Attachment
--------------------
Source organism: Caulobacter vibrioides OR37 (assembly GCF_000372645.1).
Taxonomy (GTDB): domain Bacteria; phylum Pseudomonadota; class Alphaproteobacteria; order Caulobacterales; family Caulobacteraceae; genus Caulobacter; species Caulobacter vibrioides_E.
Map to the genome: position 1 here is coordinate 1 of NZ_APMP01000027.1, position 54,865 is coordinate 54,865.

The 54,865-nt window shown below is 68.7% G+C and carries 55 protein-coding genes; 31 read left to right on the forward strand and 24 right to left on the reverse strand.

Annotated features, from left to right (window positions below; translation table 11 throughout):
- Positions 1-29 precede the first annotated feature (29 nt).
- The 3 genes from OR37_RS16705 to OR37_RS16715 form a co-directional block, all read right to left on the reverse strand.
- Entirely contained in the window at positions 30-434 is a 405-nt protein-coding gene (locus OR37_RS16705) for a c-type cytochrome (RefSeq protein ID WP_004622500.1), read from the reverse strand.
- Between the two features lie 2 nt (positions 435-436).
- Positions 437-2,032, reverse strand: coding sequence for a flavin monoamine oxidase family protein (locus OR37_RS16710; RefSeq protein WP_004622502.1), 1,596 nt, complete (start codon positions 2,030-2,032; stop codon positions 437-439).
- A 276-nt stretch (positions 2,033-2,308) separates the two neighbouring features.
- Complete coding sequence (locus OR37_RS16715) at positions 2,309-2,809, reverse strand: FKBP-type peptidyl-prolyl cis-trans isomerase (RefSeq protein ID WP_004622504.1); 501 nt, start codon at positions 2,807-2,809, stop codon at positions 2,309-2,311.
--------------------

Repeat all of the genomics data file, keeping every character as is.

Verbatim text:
Source organism: Caulobacter vibrioides OR37 (assembly GCF_000372645.1).
Taxonomy (GTDB): domain Bacteria; phylum Pseudomonadota; class Alphaproteobacteria; order Caulobacterales; family Caulobacteraceae; genus Caulobacter; species Caulobacter vibrioides_E.
Map to the genome: position 1 here is coordinate 1 of NZ_APMP01000027.1, position 54,865 is coordinate 54,865.

The 54,865-nt window shown below is 68.7% G+C and carries 55 protein-coding genes; 31 read left to right on the forward strand and 24 right to left on the reverse strand.

Annotated features, from left to right (window positions below; translation table 11 throughout):
- Positions 1-29 precede the first annotated feature (29 nt).
- The 3 genes from OR37_RS16705 to OR37_RS16715 form a co-directional block, all read right to left on the reverse strand.
- Entirely contained in the window at positions 30-434 is a 405-nt protein-coding gene (locus OR37_RS16705) for a c-type cytochrome (RefSeq protein ID WP_004622500.1), read from the reverse strand.
- Between the two features lie 2 nt (positions 435-436).
- Positions 437-2,032, reverse strand: coding sequence for a flavin monoamine oxidase family protein (locus OR37_RS16710; RefSeq protein WP_004622502.1), 1,596 nt, complete (start codon positions 2,030-2,032; stop codon positions 437-439).
- A 276-nt stretch (positions 2,033-2,308) separates the two neighbouring features.
- Complete coding sequence (locus OR37_RS16715) at positions 2,309-2,809, reverse strand: FKBP-type peptidyl-prolyl cis-trans isomerase (RefSeq protein ID WP_004622504.1); 501 nt, start codon at positions 2,807-2,809, stop codon at positions 2,309-2,311.